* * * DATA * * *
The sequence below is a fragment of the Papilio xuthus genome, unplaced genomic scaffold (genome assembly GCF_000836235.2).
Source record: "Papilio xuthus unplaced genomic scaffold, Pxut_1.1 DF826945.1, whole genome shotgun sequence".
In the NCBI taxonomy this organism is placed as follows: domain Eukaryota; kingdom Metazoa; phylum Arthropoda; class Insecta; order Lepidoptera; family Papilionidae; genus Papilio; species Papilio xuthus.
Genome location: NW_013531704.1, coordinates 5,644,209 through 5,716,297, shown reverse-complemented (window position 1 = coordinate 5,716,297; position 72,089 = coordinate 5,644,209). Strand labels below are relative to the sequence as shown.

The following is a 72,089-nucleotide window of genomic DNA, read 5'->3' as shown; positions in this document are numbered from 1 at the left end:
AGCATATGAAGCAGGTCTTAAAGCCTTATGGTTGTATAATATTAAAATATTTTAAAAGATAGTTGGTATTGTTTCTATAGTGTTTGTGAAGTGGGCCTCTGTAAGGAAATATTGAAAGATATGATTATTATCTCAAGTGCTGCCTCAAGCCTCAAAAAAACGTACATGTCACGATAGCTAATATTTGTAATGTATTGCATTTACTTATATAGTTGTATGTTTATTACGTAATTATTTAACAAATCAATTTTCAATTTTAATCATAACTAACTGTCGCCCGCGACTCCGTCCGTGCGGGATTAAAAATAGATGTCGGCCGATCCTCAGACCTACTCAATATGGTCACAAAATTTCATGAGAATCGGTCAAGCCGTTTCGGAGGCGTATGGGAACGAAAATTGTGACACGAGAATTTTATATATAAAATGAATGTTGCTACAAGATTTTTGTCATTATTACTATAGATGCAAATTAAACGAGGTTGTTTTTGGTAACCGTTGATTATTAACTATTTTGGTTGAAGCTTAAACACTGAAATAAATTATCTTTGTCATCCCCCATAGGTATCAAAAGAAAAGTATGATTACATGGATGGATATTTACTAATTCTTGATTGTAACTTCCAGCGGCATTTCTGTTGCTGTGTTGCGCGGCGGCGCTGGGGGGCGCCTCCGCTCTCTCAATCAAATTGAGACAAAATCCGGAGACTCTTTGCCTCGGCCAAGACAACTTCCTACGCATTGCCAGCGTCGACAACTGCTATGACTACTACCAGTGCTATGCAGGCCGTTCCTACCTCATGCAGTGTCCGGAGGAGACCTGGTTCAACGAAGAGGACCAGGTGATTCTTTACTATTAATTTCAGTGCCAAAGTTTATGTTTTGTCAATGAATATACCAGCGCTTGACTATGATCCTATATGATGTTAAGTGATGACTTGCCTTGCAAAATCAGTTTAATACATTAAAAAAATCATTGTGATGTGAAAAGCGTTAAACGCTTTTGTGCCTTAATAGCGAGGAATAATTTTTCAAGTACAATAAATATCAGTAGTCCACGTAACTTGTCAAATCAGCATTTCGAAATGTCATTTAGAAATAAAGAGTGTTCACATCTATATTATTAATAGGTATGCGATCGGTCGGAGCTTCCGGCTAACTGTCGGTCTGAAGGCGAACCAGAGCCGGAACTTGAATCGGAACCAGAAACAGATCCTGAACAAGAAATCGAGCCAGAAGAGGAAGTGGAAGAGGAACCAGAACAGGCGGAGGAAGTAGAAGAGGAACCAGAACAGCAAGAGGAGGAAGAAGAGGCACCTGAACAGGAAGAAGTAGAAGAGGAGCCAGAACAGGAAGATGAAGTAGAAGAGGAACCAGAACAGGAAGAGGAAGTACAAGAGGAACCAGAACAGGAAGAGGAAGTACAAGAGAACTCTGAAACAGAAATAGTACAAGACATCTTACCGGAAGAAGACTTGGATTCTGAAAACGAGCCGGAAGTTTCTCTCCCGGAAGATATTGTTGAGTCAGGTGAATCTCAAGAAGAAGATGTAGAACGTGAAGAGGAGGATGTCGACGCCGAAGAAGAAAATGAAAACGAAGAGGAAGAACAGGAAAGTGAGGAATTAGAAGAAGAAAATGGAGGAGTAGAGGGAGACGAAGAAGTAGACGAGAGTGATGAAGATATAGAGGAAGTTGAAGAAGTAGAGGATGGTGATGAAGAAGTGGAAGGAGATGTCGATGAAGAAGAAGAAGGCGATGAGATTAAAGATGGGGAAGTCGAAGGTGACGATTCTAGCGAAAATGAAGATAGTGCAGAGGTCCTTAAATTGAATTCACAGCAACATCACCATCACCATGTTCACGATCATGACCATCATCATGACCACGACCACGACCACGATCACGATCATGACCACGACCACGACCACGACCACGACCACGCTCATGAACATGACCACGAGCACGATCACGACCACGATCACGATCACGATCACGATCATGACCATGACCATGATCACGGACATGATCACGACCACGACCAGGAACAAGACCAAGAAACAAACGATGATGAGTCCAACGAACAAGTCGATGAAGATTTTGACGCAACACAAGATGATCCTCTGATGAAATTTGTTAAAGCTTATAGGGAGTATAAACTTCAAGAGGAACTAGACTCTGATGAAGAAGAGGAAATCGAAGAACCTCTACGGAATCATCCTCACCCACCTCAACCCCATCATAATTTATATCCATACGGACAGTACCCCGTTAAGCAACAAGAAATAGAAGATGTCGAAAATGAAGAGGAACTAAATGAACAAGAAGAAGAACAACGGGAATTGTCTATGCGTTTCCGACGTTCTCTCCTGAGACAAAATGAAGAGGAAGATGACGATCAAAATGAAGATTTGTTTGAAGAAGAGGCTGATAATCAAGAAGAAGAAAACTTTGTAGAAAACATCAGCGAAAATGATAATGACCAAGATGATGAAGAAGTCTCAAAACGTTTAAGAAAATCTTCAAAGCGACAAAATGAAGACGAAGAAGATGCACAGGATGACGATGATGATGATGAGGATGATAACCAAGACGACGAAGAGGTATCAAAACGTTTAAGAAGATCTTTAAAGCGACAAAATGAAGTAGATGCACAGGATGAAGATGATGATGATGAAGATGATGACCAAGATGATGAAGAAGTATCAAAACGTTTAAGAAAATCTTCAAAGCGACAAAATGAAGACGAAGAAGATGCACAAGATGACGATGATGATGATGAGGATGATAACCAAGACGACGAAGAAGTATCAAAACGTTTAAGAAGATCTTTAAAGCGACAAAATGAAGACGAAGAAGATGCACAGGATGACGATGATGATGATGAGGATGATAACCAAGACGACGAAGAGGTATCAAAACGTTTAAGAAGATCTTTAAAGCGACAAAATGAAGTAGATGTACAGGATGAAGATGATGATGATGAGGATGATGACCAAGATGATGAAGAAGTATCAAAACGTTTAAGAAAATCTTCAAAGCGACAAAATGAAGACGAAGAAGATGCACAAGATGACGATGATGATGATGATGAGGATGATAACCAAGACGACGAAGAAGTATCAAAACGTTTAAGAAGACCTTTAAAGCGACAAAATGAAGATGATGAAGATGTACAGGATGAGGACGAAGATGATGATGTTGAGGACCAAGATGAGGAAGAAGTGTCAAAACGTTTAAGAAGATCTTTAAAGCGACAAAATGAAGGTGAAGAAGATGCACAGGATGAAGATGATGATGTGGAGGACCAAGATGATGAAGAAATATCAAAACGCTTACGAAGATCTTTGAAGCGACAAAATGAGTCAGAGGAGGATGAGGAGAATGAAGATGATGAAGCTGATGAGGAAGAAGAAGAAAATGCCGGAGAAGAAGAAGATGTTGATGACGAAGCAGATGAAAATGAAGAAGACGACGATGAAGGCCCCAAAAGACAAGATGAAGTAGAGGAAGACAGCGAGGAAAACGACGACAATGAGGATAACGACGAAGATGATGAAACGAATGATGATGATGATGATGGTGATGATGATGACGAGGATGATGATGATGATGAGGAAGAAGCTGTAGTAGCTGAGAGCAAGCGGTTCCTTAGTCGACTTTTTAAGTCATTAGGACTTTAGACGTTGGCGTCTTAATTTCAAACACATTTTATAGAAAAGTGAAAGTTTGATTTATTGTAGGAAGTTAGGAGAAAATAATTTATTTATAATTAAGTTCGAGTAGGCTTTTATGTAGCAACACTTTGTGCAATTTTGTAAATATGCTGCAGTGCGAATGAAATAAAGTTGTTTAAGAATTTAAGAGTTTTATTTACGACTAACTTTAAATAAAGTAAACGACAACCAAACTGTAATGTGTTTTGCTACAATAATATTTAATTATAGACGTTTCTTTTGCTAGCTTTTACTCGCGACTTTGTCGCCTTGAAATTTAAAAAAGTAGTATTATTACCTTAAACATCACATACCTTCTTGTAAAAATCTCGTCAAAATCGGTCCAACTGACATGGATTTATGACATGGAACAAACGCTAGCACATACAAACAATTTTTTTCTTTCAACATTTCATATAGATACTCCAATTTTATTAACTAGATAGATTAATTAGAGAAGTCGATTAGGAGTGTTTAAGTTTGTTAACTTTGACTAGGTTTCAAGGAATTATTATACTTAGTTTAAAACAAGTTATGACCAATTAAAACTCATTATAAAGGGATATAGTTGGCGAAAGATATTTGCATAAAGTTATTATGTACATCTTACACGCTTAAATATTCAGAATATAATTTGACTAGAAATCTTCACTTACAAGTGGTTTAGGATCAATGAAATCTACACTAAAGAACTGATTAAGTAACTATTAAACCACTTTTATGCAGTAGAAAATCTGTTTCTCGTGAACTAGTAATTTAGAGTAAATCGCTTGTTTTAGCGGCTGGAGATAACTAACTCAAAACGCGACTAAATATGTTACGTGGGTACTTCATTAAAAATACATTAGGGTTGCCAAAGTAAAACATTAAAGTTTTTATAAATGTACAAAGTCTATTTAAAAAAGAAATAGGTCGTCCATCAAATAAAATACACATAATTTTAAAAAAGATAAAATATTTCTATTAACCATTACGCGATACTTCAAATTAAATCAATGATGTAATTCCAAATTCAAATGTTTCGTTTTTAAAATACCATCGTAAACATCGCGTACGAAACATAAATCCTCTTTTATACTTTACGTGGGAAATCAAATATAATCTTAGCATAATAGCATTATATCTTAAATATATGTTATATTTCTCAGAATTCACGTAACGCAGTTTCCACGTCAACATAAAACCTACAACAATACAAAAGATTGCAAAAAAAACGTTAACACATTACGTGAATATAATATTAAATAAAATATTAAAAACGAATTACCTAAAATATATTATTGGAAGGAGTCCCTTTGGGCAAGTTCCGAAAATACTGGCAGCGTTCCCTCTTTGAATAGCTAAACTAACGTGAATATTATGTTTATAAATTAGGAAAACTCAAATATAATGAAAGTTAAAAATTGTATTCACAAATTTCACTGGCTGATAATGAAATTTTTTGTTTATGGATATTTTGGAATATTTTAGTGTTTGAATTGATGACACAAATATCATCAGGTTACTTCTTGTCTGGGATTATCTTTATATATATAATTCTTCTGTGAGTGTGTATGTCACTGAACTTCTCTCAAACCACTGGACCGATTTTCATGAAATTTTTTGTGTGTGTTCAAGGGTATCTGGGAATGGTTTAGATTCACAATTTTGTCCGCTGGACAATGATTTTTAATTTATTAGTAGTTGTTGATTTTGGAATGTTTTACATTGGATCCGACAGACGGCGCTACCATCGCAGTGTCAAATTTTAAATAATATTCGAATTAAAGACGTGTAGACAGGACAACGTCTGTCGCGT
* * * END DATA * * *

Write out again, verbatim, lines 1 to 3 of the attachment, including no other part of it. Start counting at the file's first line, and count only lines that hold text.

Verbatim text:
The sequence below is a fragment of the Papilio xuthus genome, unplaced genomic scaffold (genome assembly GCF_000836235.2).
Source record: "Papilio xuthus unplaced genomic scaffold, Pxut_1.1 DF826945.1, whole genome shotgun sequence".
In the NCBI taxonomy this organism is placed as follows: domain Eukaryota; kingdom Metazoa; phylum Arthropoda; class Insecta; order Lepidoptera; family Papilionidae; genus Papilio; species Papilio xuthus.